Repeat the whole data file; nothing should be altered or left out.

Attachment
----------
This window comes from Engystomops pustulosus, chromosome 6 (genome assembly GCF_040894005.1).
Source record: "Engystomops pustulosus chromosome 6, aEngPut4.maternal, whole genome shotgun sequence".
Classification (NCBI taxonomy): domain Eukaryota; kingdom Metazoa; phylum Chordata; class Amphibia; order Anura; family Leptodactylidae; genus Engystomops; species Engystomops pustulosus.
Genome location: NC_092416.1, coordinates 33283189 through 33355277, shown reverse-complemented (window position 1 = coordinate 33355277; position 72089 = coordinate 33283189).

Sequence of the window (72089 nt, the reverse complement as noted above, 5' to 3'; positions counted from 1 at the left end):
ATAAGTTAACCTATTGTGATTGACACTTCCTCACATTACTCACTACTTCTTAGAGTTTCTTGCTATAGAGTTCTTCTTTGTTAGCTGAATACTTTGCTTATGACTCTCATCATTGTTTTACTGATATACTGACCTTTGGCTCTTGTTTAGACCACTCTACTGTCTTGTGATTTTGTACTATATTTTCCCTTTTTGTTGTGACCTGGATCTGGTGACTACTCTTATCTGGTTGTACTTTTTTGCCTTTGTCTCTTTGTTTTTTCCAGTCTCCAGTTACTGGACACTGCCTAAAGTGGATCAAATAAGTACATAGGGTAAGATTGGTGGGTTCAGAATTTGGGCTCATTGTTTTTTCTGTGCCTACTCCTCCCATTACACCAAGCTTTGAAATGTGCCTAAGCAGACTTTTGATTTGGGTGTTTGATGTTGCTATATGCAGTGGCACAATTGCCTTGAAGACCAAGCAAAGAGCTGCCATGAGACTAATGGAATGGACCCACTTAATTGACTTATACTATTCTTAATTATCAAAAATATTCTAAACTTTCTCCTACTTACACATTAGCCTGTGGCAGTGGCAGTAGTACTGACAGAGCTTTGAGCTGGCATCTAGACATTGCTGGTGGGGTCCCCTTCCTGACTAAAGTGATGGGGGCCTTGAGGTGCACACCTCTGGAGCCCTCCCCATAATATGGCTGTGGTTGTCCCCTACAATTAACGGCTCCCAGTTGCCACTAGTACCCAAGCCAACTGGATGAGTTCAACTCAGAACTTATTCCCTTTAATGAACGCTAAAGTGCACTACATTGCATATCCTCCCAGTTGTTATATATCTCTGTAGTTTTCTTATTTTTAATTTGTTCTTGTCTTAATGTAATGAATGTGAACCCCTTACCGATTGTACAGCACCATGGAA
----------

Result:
This window comes from Engystomops pustulosus, chromosome 6 (genome assembly GCF_040894005.1).
Source record: "Engystomops pustulosus chromosome 6, aEngPut4.maternal, whole genome shotgun sequence".
Classification (NCBI taxonomy): domain Eukaryota; kingdom Metazoa; phylum Chordata; class Amphibia; order Anura; family Leptodactylidae; genus Engystomops; species Engystomops pustulosus.
Genome location: NC_092416.1, coordinates 33283189 through 33355277, shown reverse-complemented (window position 1 = coordinate 33355277; position 72089 = coordinate 33283189).

Sequence of the window (72089 nt, the reverse complement as noted above, 5' to 3'; positions counted from 1 at the left end):
ATAAGTTAACCTATTGTGATTGACACTTCCTCACATTACTCACTACTTCTTAGAGTTTCTTGCTATAGAGTTCTTCTTTGTTAGCTGAATACTTTGCTTATGACTCTCATCATTGTTTTACTGATATACTGACCTTTGGCTCTTGTTTAGACCACTCTACTGTCTTGTGATTTTGTACTATATTTTCCCTTTTTGTTGTGACCTGGATCTGGTGACTACTCTTATCTGGTTGTACTTTTTTGCCTTTGTCTCTTTGTTTTTTCCAGTCTCCAGTTACTGGACACTGCCTAAAGTGGATCAAATAAGTACATAGGGTAAGATTGGTGGGTTCAGAATTTGGGCTCATTGTTTTTTCTGTGCCTACTCCTCCCATTACACCAAGCTTTGAAATGTGCCTAAGCAGACTTTTGATTTGGGTGTTTGATGTTGCTATATGCAGTGGCACAATTGCCTTGAAGACCAAGCAAAGAGCTGCCATGAGACTAATGGAATGGACCCACTTAATTGACTTATACTATTCTTAATTATCAAAAATATTCTAAACTTTCTCCTACTTACACATTAGCCTGTGGCAGTGGCAGTAGTACTGACAGAGCTTTGAGCTGGCATCTAGACATTGCTGGTGGGGTCCCCTTCCTGACTAAAGTGATGGGGGCCTTGAGGTGCACACCTCTGGAGCCCTCCCCATAATATGGCTGTGGTTGTCCCCTACAATTAACGGCTCCCAGTTGCCACTAGTACCCAAGCCAACTGGATGAGTTCAACTCAGAACTTATTCCCTTTAATGAACGCTAAAGTGCACTACATTGCATATCCTCCCAGTTGTTATATATCTCTGTAGTTTTCTTATTTTTAATTTGTTCTTGTCTTAATGTAATGAATGTGAACCCCTTACCGATTGTACAGCACCATGGAA